Endangered Species Act Protection Sought for Rare Alaskan Wolf
SITKA, Alaska— The Center for Biological Diversity and Greenpeace petitioned the U.S. Fish and Wildlife Service today to give Endangered Species Act protection to the Alexander Archipelago wolf, a rare subspecies of gray wolf found only in the old-growth forests of Southeast Alaska.
The groups’ 103-page petition is a detailed review of the science and status of this imperiled species. It exposes a number of threats to Alexander Archipelago wolves, including the U.S. Forest Service’s unsustainable logging and road-building practices in the Tongass National Forest.
“This unique wolf is a symbol of America's rapidly dwindling wilderness” said Greenpeace forest campaigner Larry Edwards. “We've got clear evidence that the Alexander Archipelago wolf is in trouble. This wonderful creature is a key part of Alaska's natural environment and it deserves official protection."
Heavily reliant on old-growth forests, the Alexander Archipelago wolf dens in the root systems of very large trees and primarily hunts Sitka black-tailed deer, which are dependent on high-quality, old-growth forests of the region, in particular for winter survival. A long history of unsustainable clearcut logging on the Tongass National Forest and private and state-owned lands has devastated much of the wolf’s old-growth habitat on the islands of Southeast Alaska. The ongoing scale of old-growth logging imperils the wolf by further reducing and fragmenting the remaining forest stands, to the detriment of the wolf and its deer prey.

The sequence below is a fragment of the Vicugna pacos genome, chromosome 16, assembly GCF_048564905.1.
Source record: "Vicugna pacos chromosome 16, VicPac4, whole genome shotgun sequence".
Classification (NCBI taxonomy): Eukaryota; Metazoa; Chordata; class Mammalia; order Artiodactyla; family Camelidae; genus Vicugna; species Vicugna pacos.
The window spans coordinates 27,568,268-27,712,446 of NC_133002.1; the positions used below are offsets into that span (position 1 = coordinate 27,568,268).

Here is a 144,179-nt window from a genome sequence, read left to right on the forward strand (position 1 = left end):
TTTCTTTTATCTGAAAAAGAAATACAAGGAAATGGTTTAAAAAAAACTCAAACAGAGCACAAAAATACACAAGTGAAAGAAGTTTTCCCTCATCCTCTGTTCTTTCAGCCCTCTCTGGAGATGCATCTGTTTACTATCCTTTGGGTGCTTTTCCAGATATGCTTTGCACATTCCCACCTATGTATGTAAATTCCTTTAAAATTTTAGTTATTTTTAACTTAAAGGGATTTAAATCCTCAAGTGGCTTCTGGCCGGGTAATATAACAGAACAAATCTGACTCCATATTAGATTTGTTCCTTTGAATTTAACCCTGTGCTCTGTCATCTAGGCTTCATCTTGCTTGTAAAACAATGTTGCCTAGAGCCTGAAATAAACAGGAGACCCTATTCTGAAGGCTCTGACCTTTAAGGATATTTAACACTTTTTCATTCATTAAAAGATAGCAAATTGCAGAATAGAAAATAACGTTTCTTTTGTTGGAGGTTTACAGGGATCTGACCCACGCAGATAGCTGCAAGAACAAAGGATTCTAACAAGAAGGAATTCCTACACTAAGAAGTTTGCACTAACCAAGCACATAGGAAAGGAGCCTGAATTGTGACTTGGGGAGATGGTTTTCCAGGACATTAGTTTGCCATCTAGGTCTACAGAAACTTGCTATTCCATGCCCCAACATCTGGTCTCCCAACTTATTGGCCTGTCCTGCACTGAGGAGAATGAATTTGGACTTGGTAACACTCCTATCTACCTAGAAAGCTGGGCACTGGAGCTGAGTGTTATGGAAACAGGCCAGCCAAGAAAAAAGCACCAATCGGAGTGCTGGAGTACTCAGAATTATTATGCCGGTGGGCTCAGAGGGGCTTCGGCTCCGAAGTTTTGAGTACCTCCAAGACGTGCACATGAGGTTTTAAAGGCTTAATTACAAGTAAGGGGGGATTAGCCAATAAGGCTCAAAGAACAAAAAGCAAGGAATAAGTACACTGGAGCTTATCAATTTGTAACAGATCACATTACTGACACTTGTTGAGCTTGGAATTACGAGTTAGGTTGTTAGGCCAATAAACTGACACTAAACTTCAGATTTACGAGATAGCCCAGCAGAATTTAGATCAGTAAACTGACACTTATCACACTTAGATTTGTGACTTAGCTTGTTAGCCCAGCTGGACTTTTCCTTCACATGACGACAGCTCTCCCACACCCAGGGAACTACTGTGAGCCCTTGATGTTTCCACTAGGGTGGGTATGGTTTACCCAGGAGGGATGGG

Logging operations on the Tongass also result in more road-building, which makes wolves vulnerable to hunting and trapping. As many as half the wolves killed on the Tongass are killed illegally, and hunting and trapping are occurring at unsustainable levels in many parts of the region. Despite scientific evidence showing that Alexander Archipelago wolf populations cannot survive in areas with high road density, the Forest Service continues to build new logging roads in the Tongass National Forest. Road density is especially a concern on heavily fragmented Prince of Wales Island and neighboring islands, home to an important population of Alexander Archipelago wolves.
“We already know what it will take to save Alexander Archipelago wolves: It’s a simple matter of not building new logging roads in areas where wolves are already getting hammered and of ending unsustainable logging practices,” said Rebecca Noblin, Alaska director of the Center for Biological Diversity. “Unfortunately, the Forest Service seems more interested in kowtowing to the timber industry than in preserving our forests for future generations.”
The Fish and Wildlife Service considered listing the wolf in the mid-1990s. The agency chose not to do so, based on new standards for protecting the wolf that the Forest Service included in its 1997 Tongass Forest Plan. Unfortunately, the Forest Service has not held up its end of the bargain and has not adequately implemented these standards.
For more information please contact the Greenpeace Media Office on 415 812 1142.